Dating prehistoric paintings
A new dating method finally is allowing archaeologists to incorporate rock paintings -- some of the most mysterious and personalized remnants of ancient cultures -- into the tapestry of evidence used to study life in prehistoric times.
The ages obtained so far have shown that the art of cave painting appeared early in the Upper Palaeolithic period, much earlier than previously believed.However, there is some evidence that the preference for the aesthetic emerged in the Middle Paleolithic, from 100,000 to 50,000 years ago.Some archaeologists have interpreted certain Middle Paleolithic artifacts as early examples of artistic expression.It validates the method and allows rock painting to join bones, pottery and other artifacts that tell secrets of ancient societies, Rowe said."Because of the prior lack of methods for dating rock art, archaeologists had almost completely ignored it before the 1990s," he explained.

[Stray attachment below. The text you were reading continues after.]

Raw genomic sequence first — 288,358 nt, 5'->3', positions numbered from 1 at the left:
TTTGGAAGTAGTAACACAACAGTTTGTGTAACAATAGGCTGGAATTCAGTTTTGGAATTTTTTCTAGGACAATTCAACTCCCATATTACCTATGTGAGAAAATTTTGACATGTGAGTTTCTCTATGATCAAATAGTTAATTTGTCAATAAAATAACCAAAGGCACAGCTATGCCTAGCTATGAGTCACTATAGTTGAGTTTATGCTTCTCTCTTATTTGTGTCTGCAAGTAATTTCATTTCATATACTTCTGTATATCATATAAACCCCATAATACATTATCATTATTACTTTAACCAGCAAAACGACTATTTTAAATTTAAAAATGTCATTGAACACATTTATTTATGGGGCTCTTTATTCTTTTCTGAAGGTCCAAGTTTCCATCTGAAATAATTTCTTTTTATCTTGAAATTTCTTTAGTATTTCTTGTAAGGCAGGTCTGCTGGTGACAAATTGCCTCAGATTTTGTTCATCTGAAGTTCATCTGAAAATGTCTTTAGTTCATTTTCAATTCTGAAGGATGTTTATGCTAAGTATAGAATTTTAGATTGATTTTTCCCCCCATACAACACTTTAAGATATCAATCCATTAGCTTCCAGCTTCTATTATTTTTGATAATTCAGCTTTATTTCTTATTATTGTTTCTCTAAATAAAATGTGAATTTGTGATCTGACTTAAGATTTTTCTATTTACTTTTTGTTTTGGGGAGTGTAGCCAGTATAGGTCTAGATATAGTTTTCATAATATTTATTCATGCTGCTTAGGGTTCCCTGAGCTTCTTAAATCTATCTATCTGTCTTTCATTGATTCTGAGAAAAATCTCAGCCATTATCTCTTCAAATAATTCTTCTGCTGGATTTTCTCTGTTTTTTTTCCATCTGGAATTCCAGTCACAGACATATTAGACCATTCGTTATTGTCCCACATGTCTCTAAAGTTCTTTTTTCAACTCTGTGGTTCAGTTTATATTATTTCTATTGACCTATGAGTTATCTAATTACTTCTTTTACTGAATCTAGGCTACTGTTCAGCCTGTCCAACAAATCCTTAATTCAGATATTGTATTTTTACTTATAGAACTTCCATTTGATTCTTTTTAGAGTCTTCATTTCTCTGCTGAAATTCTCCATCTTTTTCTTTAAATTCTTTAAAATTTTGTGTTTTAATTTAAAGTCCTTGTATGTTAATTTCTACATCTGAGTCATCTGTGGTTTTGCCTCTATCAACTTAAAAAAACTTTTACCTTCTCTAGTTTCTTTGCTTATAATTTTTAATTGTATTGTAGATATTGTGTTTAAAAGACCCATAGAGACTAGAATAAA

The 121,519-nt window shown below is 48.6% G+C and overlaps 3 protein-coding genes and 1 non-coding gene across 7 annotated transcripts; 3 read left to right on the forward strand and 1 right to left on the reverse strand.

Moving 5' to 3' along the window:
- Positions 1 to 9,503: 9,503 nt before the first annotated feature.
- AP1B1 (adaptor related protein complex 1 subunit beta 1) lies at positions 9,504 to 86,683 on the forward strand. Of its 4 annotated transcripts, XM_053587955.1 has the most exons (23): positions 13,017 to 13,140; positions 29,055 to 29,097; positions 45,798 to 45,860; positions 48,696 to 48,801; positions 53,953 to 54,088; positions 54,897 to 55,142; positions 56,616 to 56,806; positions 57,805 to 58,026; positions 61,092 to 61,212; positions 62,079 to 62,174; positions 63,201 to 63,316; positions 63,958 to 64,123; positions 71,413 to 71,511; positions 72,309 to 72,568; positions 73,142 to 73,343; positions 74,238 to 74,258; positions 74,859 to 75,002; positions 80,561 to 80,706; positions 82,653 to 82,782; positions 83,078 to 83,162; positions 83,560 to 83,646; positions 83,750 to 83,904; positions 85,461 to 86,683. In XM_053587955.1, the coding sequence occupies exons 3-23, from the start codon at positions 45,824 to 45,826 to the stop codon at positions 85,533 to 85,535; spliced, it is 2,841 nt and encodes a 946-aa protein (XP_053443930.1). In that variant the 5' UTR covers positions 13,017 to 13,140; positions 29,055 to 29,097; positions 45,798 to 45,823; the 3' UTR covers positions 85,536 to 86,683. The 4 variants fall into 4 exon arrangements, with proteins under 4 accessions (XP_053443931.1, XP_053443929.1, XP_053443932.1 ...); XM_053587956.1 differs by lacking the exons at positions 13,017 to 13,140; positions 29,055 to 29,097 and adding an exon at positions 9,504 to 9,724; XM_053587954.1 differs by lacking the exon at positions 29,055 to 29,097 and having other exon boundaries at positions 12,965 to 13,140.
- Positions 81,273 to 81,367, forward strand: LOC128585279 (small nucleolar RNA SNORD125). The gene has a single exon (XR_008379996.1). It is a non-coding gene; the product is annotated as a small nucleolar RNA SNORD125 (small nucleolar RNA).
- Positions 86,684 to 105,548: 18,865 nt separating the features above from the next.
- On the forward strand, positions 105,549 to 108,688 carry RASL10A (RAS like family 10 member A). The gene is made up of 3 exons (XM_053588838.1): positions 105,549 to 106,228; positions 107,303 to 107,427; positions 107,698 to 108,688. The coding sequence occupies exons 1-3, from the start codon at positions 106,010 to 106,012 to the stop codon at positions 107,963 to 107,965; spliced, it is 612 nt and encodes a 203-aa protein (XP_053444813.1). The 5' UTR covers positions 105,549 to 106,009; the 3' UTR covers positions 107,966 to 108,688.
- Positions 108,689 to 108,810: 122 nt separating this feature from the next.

Many indigenous peoples from around the world continued to produce artistic works distinctive to their geographic area and culture, until exploration and commerce brought record-keeping methods to them.